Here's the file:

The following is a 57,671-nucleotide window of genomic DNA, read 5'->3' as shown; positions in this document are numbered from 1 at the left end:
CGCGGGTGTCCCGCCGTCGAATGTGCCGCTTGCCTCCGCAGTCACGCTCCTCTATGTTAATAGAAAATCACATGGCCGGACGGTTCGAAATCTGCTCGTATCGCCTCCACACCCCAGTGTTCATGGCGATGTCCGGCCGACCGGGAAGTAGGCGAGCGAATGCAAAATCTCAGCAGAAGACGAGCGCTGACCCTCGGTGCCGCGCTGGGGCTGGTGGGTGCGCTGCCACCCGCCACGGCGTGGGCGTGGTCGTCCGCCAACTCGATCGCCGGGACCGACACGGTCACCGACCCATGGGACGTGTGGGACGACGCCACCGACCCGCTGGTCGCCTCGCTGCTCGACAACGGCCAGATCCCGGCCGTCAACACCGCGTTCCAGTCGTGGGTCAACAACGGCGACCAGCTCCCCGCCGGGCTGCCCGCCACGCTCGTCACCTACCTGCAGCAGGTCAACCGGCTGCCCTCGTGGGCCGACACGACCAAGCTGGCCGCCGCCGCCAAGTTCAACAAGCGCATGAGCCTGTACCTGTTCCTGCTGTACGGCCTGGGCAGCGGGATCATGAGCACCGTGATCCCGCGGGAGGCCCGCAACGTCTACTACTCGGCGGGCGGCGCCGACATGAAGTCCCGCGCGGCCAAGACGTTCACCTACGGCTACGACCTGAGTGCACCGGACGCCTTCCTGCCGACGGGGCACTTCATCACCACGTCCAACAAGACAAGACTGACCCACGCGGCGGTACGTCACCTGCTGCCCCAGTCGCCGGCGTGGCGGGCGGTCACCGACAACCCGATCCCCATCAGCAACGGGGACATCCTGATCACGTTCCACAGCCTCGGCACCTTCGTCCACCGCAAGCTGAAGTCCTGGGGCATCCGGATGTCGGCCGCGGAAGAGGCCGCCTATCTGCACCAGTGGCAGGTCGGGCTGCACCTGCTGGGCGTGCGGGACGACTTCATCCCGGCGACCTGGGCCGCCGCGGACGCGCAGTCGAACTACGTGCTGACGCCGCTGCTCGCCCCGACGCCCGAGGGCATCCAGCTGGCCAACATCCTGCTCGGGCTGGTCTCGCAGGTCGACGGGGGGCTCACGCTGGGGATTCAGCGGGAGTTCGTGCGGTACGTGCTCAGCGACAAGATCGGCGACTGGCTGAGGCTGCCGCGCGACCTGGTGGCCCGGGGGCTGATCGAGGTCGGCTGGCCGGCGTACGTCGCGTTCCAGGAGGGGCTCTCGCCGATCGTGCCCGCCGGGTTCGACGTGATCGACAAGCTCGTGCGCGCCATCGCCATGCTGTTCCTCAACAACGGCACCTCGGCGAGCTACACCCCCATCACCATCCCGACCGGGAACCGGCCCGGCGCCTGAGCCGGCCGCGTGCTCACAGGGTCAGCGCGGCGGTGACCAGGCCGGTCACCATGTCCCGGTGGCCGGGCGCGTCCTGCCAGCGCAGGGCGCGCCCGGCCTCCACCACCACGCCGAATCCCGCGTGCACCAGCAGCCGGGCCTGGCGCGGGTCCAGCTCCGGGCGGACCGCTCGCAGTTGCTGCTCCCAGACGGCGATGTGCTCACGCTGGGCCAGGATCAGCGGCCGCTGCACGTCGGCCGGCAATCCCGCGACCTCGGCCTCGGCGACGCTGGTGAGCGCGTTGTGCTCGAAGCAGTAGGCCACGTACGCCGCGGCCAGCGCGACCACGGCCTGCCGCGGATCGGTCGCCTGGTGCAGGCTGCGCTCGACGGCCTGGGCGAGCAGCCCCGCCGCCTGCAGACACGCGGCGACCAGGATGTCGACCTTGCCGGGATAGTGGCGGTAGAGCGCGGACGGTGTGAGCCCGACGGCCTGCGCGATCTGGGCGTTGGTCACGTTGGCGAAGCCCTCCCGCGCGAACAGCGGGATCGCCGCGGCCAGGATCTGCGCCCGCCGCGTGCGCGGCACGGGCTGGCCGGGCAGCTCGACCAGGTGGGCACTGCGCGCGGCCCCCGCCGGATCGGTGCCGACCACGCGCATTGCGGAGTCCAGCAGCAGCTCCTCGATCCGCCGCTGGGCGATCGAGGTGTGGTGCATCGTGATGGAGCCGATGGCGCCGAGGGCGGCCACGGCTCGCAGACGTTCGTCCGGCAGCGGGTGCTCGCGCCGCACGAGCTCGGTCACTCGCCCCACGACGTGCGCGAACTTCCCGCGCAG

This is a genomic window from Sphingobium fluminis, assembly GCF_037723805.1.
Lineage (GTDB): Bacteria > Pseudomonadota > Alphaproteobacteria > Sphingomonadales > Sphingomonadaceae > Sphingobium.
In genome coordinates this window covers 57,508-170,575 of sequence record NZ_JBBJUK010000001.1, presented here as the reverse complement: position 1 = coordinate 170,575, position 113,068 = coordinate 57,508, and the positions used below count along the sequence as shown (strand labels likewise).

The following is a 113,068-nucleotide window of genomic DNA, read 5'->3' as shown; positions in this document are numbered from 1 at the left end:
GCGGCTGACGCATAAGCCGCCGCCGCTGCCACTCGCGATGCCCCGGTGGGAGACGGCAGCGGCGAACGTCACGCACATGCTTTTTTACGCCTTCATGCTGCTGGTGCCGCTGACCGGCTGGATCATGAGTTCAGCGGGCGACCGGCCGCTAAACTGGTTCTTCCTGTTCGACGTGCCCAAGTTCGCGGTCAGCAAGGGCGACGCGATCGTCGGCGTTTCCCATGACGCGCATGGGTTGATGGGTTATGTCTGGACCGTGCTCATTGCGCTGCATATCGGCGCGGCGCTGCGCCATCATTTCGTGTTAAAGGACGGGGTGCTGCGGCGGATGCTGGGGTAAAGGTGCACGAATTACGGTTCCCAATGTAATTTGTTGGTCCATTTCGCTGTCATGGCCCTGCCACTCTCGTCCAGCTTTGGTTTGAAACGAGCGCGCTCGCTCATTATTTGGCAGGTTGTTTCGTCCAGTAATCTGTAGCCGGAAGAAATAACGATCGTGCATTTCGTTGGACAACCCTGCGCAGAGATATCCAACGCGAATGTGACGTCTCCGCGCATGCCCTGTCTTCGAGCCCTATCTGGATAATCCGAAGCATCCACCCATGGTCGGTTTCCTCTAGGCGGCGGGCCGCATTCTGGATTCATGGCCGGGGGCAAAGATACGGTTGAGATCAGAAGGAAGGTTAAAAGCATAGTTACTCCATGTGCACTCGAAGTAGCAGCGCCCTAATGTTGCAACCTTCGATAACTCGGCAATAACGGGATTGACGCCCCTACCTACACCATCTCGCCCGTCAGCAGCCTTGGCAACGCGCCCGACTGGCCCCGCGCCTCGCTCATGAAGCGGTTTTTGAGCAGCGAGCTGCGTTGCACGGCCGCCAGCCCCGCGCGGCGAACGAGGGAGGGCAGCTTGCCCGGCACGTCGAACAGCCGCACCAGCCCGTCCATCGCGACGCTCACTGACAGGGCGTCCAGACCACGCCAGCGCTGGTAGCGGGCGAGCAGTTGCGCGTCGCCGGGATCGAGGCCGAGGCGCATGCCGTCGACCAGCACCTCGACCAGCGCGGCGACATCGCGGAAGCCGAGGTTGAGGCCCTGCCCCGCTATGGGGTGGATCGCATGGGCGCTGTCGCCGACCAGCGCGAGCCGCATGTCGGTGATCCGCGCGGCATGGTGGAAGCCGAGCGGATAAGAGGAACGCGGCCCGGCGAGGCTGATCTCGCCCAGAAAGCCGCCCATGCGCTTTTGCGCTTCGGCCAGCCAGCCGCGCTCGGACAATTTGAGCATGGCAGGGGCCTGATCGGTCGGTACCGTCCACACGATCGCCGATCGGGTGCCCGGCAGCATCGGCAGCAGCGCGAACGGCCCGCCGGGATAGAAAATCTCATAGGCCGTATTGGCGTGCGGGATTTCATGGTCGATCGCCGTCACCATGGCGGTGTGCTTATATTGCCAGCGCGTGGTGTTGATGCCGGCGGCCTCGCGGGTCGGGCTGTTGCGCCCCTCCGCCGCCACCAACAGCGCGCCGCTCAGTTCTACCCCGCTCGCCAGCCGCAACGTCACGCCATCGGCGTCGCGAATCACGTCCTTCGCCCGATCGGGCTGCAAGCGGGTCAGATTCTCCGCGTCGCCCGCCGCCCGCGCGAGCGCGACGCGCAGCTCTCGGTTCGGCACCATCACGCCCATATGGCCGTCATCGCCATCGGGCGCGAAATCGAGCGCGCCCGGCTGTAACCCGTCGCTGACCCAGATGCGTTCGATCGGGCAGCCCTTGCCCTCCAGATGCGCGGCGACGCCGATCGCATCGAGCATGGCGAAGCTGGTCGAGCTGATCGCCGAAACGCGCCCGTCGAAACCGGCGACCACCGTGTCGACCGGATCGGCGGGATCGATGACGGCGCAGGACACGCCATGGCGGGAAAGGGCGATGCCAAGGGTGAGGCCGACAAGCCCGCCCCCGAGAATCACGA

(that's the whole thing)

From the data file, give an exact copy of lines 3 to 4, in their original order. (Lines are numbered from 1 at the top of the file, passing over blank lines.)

This is a genomic window from Sphingobium fluminis, assembly GCF_037723805.1.
Lineage (GTDB): Bacteria > Pseudomonadota > Alphaproteobacteria > Sphingomonadales > Sphingomonadaceae > Sphingobium.